Up on the always-excellent retro-future blog Modern Mechanix is this 1964 article on the Beatles.  From our perch in the present, where the Fab Four bestride the twentieth century musical world like mighty Colossuses Colossii giants, there’s a definite alternate-world quality to this article, which argues that the Beatles are what we’d today call a boy band, and treats them with the same dismissive condescension that boy bands traditionally attract.


Author Hugo Beigel (Ph.D.) dislikes the Beatles. (Side note: this article was published several months after their triumphant Spring 1964 tour of the US, so we’re not even talking “I Am The Walrus” hippie/weird Beatles, but “I Wanna Hold Your Hand” clean-cut/poppy Beatles.) This may partially be coded racism (“jungle beats” indeed, Dr. Beigel), but mostly he comes across as an old man resenting the youngsters and their heathenish ways (“The Beatle records themselves are an attack on cultured ears”).


Setting aside his taste in music, it’s instructive to look at why he doesn’t like the Beatles, and the conclusions he draws about what the Beatles’ appeal must be.  His main complaint is what he sees as the inappropriate sexualization of young adolescents, particularly girls.  This he blames not on the Beatles per se, but on the mid-Sixties music scene as a whole, with the Beatles as a sort of prime exemplar: worst among equals.  Dr. Beigel doesn’t like all that dancing:


The self-forgetfulness of the young adorers is similar to sexual abandon. Shrill shrieks break through the moaning—”Yeah, yeah, yeah”—that seem to push toward a climax. Boys here and girls there jump up and down as if they couldn’t hold the contents of the bladder any longer. Some, breathlessly exhausted, drum the rhythm on a neighbor’s chest; others move buttocks, hips and pelvis as if they were galloping on a horse. For some the performance ends when they faint.


(Without descending into TOO much snark, let me just say that I sincerely hope Dr. Beigel didn’t live to see the rave scene. Dude would have been traumatized.)


He doesn’t like the Beatles merchandising, either, especially as it intersects with the sex thing:


Beatle dolls (made of plastic) are passionately hugged in bed. Smaller ones, made of sugar candy, are enjoyed with immense delight. There are even chocolate-cake Beatles that appeal especially to children as young as 5 or 6.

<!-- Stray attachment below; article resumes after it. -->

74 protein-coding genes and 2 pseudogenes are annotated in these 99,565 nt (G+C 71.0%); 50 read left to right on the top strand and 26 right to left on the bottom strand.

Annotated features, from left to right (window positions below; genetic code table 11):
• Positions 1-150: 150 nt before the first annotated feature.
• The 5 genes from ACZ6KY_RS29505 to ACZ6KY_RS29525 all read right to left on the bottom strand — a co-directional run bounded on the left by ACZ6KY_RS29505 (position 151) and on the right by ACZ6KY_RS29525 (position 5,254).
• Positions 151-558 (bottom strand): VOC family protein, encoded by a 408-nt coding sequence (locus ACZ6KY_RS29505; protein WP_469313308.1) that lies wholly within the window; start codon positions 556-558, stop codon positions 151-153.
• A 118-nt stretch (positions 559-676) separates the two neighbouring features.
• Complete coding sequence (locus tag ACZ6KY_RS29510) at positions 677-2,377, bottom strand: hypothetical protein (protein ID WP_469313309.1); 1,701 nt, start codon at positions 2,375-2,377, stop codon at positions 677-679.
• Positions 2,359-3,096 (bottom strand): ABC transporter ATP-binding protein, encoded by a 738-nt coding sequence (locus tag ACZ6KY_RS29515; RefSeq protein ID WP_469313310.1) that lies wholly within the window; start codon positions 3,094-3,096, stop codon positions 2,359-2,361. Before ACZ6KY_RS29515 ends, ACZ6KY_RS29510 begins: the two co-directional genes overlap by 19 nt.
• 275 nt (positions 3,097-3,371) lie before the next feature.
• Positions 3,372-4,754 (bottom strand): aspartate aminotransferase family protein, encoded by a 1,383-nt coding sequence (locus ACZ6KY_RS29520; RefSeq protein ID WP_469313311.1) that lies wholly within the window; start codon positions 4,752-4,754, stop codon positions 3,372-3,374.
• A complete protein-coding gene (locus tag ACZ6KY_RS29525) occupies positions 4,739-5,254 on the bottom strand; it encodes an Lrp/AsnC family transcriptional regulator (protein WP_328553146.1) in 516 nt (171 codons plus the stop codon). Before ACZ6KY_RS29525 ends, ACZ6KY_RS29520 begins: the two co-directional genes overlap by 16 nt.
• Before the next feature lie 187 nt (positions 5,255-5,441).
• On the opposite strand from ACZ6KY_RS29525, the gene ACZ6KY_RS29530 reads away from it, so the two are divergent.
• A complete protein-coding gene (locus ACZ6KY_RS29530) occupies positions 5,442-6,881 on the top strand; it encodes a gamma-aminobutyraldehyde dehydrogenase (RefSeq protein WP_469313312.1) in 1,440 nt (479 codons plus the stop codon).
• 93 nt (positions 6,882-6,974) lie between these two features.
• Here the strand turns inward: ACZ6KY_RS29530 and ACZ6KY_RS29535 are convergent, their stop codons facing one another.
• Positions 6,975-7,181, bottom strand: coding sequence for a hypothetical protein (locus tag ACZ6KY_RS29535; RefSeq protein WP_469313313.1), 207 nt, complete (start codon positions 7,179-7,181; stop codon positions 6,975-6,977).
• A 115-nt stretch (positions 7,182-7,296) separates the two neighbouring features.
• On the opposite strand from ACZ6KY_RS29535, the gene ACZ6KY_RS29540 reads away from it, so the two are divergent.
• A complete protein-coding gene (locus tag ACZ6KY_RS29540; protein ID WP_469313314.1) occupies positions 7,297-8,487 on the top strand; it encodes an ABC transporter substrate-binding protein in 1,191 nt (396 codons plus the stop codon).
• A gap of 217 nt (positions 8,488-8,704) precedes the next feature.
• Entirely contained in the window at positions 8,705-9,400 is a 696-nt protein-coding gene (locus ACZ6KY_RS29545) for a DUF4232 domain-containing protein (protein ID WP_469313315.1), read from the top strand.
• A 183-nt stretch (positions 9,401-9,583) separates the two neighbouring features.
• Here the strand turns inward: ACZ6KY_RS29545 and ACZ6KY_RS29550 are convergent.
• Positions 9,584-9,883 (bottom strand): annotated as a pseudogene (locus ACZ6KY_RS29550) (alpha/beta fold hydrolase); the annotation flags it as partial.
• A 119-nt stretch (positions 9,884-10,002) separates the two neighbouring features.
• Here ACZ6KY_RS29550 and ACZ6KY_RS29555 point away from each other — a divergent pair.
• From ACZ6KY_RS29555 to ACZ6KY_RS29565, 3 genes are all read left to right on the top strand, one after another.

Sound familiar?  I was reminded of New Kids On The Block, who were the boy band of the day when I was in the target demographic.   I can’t say that I remember chocolate cake NKOTB, though I wouldn’t have been surprised if someone in my seventh grade class did get one for her birthday–maybe that one girl who had all the action figures AND the jean jacket.


And Dr. B. really doesn’t like the fandom.


The ages of Beatle fans spread as far down as 9 years and include about 30 per cent boys. The solid nucleus consists of girls, 12 to 15 years old….


Now we’ve hit upon it. Girls like the Beatles.  Preteen and teen girls.  What do we know of girls in Dr. Beigel’s world?


  • They were sweet innocent girl-children before those evil marketers turned them full of lustful thoughts.
  • They’re highly suggestible, especially to marketing.
  • They will obsessively follow any old fad that’s sold to them, regardless of quality–nay, despite quality.
  • Even though they themselves may say that their love for the Beatles is driven by the music, not lust for the mop-tops themselves (and they do, consistently), Dr. Beigel can tell that they’re wrong.  It’s lust.  Because it can’t be the music.


I am not going to argue for the unsung musical genius of, say, O-zone, but I do think it’s telling how little has changed in the criticisms that “serious” music critics have against genres they deem “non-serious”.  Preteen and teen girls like them, there’s merchandizing, therefore it’s ipso facto non-serious music and can safely be dismissed out of hand–even when the band in question is, by any measure, extraordinarily good.  People seem to have a real problem with the idea of women as knowledgeable, even expert, participants in culture–I’m reminded of Geek Feminism’s search for a definition of “hardcore gamer”: the more they pressed gamers, the more the definition seemed to be “not women”.


Finally, let’s leave you all with this thought: teenaged girls discovered the Beatles. Huzzah!